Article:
Sunday, 5 January 2014

Childhood reading, part 6: Misery books

 Read the previous posts, 1   2    3   4   5

One very distinct category of books that I liked, although I cannot find any scholarly term for it, were books about utter poverty. I have already written about The little ruggamuffin, which isn't a children's book but was launched as one in the Soviet Union and became an indispensible part of the children's literature canon. I am sure I would have loved Jessica's First Prayer, but any mention of religion outruled books in my atheistic Motherland.

There were, however, books from the satellite states, such as Bulgaria and Romania, and I am not even sure they were children's books, but books about childhood, perhaps with autobiographical traits. I have found one. The title, One boy's miseries, says it all. Oliver Twist is an idyll in comparison. 

Another book that I remember well I could not find because the title keeps hitting a business company, and I don't remember the author. In one episode, the main character's baby sister gets sick, and the poverty-stricken mother calls a wise woman, who shoves the baby into the oven. The baby wails, and the boy screams at his mother that she will burn to death, but the wise woman just says it is the sickness getting out. Then the baby is quiet. End of chapter. In the next chapter, the mother buys a little coffin. I was terrified by this story, but as all children terrified by stories I kept re-reading it. I don't think I cried over it as I did over stories about cruelty to animals, but they surely touched something in my heart. I grew up in relative wealth, in a loving family. If the purpose of the misery stories was to evoke compassion they were successful.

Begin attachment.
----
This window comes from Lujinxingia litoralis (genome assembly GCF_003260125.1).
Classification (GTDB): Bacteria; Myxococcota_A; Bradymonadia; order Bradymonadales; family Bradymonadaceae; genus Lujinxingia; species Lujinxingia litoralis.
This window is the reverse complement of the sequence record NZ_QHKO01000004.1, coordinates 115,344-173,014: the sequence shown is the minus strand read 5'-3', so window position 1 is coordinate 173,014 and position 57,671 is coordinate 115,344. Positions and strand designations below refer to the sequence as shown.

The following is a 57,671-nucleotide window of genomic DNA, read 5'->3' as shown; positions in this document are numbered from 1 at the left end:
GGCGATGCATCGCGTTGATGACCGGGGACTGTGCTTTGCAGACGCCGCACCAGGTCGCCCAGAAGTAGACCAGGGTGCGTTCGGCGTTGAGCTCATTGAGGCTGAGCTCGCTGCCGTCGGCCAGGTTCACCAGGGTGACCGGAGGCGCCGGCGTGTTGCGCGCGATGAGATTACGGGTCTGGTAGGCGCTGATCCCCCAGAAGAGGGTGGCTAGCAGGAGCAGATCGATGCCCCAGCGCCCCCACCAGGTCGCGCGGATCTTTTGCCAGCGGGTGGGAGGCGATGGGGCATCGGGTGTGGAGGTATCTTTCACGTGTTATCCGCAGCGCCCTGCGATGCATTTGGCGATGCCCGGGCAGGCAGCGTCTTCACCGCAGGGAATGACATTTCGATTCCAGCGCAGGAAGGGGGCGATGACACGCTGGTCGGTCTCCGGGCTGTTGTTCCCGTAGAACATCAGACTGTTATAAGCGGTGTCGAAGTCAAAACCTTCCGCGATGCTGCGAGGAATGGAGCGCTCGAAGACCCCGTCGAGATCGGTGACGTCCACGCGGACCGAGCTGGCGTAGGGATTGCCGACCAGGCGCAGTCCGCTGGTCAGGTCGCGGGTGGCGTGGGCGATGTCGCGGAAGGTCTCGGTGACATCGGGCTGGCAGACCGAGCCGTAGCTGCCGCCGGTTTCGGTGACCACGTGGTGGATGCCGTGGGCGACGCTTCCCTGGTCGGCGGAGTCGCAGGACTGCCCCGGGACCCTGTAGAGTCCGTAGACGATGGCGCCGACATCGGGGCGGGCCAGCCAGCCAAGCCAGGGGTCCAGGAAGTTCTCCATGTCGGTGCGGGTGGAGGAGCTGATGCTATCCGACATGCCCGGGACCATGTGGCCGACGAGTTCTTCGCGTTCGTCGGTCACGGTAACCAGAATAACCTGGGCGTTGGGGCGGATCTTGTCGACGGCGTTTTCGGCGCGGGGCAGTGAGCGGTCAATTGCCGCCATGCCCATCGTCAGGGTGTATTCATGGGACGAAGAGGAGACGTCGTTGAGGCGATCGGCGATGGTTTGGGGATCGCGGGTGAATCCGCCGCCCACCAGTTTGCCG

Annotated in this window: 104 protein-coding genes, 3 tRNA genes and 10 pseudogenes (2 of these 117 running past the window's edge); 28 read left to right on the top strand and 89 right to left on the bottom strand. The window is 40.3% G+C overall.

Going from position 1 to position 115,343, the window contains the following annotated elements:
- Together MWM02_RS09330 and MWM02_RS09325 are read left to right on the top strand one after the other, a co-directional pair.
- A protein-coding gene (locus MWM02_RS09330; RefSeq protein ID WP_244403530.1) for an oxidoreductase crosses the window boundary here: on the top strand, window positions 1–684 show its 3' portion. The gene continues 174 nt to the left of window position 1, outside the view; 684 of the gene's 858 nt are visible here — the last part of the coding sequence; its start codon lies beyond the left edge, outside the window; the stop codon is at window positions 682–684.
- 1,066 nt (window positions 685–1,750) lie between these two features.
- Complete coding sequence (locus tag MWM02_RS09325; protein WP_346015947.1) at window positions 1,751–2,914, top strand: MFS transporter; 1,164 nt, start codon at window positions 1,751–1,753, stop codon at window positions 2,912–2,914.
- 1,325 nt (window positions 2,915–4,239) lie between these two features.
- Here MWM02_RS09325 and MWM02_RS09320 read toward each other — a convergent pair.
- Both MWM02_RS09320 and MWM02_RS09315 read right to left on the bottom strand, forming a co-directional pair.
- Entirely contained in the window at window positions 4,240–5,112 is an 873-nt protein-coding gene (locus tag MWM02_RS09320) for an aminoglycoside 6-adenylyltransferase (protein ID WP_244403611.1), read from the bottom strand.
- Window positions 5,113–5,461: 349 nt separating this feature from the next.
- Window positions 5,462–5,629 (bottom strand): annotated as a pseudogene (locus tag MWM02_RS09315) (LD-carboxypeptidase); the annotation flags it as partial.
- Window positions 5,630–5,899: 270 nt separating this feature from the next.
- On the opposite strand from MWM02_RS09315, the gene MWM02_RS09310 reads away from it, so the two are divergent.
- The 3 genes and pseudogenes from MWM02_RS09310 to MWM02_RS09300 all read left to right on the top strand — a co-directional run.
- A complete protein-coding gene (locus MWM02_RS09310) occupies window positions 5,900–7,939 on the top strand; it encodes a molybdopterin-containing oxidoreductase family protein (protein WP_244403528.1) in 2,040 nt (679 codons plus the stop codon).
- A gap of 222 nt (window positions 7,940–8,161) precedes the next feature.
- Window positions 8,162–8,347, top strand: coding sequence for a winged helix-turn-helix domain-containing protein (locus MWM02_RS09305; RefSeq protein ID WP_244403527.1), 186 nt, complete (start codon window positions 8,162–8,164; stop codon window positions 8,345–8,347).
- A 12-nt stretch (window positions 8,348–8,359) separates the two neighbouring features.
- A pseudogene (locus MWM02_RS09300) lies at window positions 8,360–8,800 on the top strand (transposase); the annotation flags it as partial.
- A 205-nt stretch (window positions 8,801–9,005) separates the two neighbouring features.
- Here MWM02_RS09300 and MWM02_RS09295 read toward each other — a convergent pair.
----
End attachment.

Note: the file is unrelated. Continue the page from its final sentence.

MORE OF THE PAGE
The absolute favourite in this genre was Mottel, the Cantor's Son, by the great Sholom Aleichem. I didn't know anything about the author, and I didn't know anything about the Jewish culture or the Pale, where the story takes place. For me, it was just another wonderful misery book, and just like the other misery books, it had a lot of naughty-boy pranks and a lot of joy and humour right in the middle of all misery. I was puzzled that the family moved to America in the end of the book, because it brought the story into reality from a completely imaginary world and therefore made it less credible. In re-reading, I ignored the ending.

No comments: